In trying to raise new grounds to appeal against my conviction, one of the difficult, if not impossible tasks was to get through the thick impenetrable barrier that surrounds the information held by MI5 and MI6. How was I expected to challenge evidence given at my trial by Stella Rimington (Mrs C) and Oleg Gordievsky, when I had no access to the files of material these organisations had collected about me and the events surrounding my case? We only have to review the shambles that arose when selective information was published in the dossiers supporting the war in Iraq, about WMD (weapons of mass destruction), to see that all was not well inside the intelligence services.
Even the person identified as being responsible for my arrest, Viktor Oshchenko gave no witness statements or testimony at my trial, and he has disappeared into apparent oblivion after he arrived in the UK. According to public records, Vasili Mitrohkin’s contact with MI6 preceded Oshchenko’s defection by several months, and he appears to have been the real person responsible for my arrest. Mysteriously, Mitrokhin was not linked to my case until the Mitrokhin Archive was published in 1999, and his name was never mentioned at any time throughout my arrest, trial or subsequent appeal.
Despite this lack of access to what MI5 and MI6 really knew about my case, the defence team had to keep searching for clues and possible grounds to open up a new appeal. So it was with some interest that I learned from my solicitor how he had made contact with Richard Tomlinson, an ex MI6 officer who said he knew something about how my case had been perceived from within MI6 and MI5.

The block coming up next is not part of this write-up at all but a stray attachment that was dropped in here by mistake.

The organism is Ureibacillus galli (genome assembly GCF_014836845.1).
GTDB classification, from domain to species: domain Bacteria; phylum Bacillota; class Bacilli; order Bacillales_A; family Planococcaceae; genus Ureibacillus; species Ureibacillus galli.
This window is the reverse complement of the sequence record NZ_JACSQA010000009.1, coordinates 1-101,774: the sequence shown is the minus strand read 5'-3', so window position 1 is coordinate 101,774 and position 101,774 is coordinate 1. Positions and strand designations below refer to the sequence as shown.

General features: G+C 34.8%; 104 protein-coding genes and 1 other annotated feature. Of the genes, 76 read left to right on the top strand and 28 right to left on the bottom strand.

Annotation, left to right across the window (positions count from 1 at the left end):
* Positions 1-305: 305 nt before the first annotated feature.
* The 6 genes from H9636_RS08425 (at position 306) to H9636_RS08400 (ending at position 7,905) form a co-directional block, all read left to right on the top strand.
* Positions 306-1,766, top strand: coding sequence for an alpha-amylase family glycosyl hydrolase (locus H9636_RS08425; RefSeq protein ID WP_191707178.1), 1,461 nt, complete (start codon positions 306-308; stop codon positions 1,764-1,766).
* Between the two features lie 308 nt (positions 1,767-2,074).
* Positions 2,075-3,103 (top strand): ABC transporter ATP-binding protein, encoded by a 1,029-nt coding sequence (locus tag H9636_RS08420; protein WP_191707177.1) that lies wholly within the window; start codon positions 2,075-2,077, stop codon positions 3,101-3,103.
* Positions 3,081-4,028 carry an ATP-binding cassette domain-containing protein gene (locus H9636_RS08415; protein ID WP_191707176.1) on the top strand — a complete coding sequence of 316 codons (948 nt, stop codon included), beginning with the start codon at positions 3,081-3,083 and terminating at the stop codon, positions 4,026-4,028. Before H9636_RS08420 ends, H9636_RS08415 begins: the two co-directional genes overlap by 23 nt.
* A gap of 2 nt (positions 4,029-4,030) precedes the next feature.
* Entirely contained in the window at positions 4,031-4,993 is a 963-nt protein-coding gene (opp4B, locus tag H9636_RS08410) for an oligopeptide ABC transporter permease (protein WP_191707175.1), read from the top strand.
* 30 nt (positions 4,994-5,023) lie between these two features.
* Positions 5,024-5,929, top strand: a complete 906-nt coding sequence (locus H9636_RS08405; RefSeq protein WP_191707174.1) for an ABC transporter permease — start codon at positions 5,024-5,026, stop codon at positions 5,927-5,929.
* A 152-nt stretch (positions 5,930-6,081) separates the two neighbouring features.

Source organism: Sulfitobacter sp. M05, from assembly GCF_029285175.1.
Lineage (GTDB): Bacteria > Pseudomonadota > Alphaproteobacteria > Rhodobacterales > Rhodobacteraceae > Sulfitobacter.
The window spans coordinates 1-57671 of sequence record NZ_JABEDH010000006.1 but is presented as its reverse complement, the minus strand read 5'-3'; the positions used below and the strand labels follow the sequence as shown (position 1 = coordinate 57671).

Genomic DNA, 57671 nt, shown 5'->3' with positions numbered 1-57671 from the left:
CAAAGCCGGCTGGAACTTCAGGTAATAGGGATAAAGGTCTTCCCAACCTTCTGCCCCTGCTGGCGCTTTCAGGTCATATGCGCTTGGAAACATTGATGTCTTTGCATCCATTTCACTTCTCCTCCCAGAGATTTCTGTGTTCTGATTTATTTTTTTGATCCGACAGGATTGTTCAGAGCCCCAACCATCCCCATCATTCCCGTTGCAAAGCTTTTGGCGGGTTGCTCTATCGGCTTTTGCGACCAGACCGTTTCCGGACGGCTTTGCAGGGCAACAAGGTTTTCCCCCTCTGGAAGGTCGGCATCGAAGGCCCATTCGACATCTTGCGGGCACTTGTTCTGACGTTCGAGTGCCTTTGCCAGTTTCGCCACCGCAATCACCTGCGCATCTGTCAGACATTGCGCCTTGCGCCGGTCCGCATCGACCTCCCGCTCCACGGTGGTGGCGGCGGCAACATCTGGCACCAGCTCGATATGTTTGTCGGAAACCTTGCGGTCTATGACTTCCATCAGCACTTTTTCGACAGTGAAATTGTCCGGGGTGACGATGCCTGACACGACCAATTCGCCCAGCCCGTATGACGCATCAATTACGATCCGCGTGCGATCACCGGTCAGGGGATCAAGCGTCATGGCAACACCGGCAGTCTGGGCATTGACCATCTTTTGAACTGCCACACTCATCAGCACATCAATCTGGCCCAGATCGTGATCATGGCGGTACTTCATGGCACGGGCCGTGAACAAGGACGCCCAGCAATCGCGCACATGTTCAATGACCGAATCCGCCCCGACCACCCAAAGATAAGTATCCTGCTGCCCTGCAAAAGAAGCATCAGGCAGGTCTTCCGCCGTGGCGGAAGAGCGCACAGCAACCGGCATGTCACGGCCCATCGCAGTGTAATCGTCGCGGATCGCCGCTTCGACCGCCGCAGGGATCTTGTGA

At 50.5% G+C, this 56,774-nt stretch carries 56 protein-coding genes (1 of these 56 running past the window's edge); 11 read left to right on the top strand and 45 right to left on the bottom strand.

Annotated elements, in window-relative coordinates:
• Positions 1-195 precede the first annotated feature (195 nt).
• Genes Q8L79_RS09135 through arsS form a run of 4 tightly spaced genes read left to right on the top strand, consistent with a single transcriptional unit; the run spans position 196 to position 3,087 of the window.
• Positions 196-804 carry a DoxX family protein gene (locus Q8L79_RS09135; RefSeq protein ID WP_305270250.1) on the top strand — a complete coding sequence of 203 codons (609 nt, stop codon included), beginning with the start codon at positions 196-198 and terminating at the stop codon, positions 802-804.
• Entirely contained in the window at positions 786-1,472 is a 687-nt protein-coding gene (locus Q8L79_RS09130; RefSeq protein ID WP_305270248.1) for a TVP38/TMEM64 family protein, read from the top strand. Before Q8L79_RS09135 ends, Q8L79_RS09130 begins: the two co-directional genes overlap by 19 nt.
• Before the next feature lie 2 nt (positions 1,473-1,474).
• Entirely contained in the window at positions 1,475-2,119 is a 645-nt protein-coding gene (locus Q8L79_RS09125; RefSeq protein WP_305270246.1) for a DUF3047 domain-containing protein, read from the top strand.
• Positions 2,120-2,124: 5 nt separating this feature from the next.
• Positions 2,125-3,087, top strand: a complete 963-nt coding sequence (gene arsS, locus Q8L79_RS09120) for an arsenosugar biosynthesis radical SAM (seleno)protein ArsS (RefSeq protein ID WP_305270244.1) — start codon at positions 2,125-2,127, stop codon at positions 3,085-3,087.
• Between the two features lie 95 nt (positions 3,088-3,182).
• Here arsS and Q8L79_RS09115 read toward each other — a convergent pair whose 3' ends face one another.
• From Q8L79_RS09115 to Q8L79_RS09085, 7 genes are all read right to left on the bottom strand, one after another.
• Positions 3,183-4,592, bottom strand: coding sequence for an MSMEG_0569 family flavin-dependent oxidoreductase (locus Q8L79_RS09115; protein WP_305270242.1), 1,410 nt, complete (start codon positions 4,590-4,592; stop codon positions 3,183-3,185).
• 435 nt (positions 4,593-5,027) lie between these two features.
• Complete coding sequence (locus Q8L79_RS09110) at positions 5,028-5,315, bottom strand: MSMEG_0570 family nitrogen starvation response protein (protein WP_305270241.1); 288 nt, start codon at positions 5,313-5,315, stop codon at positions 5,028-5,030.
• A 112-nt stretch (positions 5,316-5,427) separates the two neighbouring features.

From: Richard Tomlinson
Mon 05 Oct 1998
To: Mr Roger Clapham
Drummond Phillips Solicitors
Wakefield, WF1 3BP
Dear Mr Clapham,
Michael John Smith
I was working in MI6’s Soviet operations department at the time of Mr Smith’s arrest in July 1992.
Although I was not directly involved in the management of Oschenko’s defection or of the subsequent arrest of Mr Smith, my immediate colleagues were. Indeed, one of my line managers (P5) went over to Paris to escort Oschenko back to the UK.
Shortly after Mr Smith’s arrest, I saw a document that may be helpful to Mr Smith’s case. It was an MI5 report summarising the debriefing of Oschenko and the information which Mr Smith had allegedly given Oschenko. It concluded that Mr Smith had not given any important or damaging information to Oschenko. This was consistent with what we knew about the “intelligence threshold” of KGB officers. They were notorious for siphoning up low level intelligence which western intelligence services would not regard as worthwhile reporting. I joked with the colleague with whom I shared an office that it looked like Mr Smith had merely given Oschenko “a few pages of Jane’s Defence Weekly”. We concluded that Mr Smith would probably only receive a fine or not be prosecuted at all.
I was therefore very surprised when I learnt of MI5’s claims at Mr Smith’s trial of the extent of the damage allegedly caused by him, and the extraordinary sentence which he subsequently received. At the time, I presumed that new evidence had come to light since his arrest. Now that I have a more sceptical view of the integrity of the intelligence services, I suspect that this may not be the case. I suspect that the evidence of the initial debrief of Oschenko was over-ruled and exaggerated at a higher level in MI5 in order to ensure that Mr Smith received a heavy sentence.
The intelligence services depend on disproportionate sentences for breaches of the OSA to cultivate the mystique of the importance of their work. I believe that Mr Smith has been made a victim of this tactic.
I am not sure how helpful this information will be to Mr Smith, as it is impossible to get disclosure of MI5 and MI6 documents. However, please do not hesitate to contact me directly or my lawyer, John Wadham, if I can be of further help.